I have always been struggling with the problem, in particular, I usually have great difficulty in differenting when should I multiply n! to take care of the ordering, and when should I not do so. For simple question, this might not be an issue; but if this basic concept is not understood throughly, this will extend to more complicate question. Because of this, I hope you guys can correct my understanding of basic probably.

For instance, a very basic question:

12 balls in a pool, 7 green, 2 yellow, 3 orange. What is the probability that of drawing 2 yellow and 2 orange?

My attempt:

First Approach:

the simplest way is to use view each draw is independent (this approach I have no problem): $$ \frac{3}{12}\cdot\frac{2}{11}\cdot\frac{2}{10}\cdot\frac{1}{9}\cdot4! $$ 4! because such "independent draw" could happen 4! times. So this approach I have no problem.

Second Approach: \begin{align*} P(\text{2 yellow AND 2 orange})&=\frac{\text{# of ways you can draw 2 yellow AND 2 orange}}{\text{# of ways draw 4 balls}} \\ &=\frac{\binom{3}{2}\binom{2}{2}}{\binom{12}{4}} \end{align*}

my understanding:

  • $\binom{3}{2}$ is the number of ways you can form 2 orange out of the 3, where the ordering is not important.
  • you mutiply by $\binom{2}{2}$ is because for each of $\binom{3}{2}$ ways, you can have $\binom{2}{2}$ ways to combine them with the yellow balls.

It terms out that I am missing a factor of 4. It turns out that I am having true difficulty with this type of problem. What can I do to improve?


If you count the number of ways of drawing the balls such that balls of the same color are distinguishable and such that order does not matter, then you should have $$\frac{\binom{3}{2} \cdot 1}{\binom{12}{4}},$$ as you have written.

The first approach is incorrect. $\frac{3}{12} \cdot \frac{2}{11} \cdot \frac{2}{10} \cdot \frac{1}{9}$ is the probability of choosing orange first, orange second, yellow third, and yellow fourth, as well as any other ordering. You only want to multiply this by $\frac{4}{2!2!}$ (the number of ways of arranging "orange, orange, yellow, yellow" in a row) instead of $4!$ (number of permutations of 4 distinguishable objects). The erroneous factor of $4$ comes because each arrangement of "orange, orange, yellow, yellow" is counted 4 times instead of once because you distinguished between the two oranges and the two yellows when multiplying by $4!$.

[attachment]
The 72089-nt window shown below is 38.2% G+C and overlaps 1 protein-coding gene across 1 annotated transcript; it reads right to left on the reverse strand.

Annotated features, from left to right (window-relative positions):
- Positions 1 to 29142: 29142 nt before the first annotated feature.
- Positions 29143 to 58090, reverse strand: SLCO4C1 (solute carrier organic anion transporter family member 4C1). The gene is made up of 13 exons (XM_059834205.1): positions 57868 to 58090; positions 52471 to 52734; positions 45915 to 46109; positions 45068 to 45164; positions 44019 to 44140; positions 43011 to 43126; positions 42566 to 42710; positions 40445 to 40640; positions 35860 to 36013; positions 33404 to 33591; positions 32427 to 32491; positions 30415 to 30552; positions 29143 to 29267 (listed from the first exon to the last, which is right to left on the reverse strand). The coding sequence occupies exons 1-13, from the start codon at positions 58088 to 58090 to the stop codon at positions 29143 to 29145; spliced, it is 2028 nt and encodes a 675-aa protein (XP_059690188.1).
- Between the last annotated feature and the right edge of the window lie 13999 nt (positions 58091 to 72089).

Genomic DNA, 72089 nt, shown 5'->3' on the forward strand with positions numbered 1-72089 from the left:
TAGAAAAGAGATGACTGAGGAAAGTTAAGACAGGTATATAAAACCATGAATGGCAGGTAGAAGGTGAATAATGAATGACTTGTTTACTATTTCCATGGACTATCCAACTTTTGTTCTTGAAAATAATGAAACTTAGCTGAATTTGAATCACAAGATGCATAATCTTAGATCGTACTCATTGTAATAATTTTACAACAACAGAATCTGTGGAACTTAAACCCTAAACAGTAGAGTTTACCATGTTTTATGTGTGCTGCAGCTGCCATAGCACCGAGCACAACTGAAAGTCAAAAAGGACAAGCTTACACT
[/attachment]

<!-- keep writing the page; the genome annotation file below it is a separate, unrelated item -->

• $\begingroup$ yes, thank you very much, can I ask you further question? First of all, I agree with your answer. In short, you are saying that OYOY and OOYY is distinct and you dont differentiate O1 and O2 or Y1 and Y2 and Y3, etc $\endgroup$ – kuku Sep 14 '14 at 4:35
  • $\begingroup$ Second, I am having question on (3C2) term. (3C2) means the number of ways you can form a group of 2 from 3 distinct objects. So that, you are treating each Orange balls (O1, O2, O3) as distinct objects, and you are seaking the number of groups of 2 you can form from 3 distincts Orange balls. (eg, O1O2, O1O3, O2O3). So here is my confusion: in my first comment, where you don't differentiate objects of same color, but now, you are differentiate them in (3C2) term. And I know this must be a misunderstanding from me. Can you please explain? I think the answer to this question is my key concern $\endgroup$ – kuku Sep 14 '14 at 4:41
  • $\begingroup$ @kuku As I wrote above, the approach with the $\binom{3}{2}$ involves the balls of the same color being distinguishable. This is ok as long as you assume the same thing when computing the denominator. $\endgroup$ – angryavian Sep 14 '14 at 11:15

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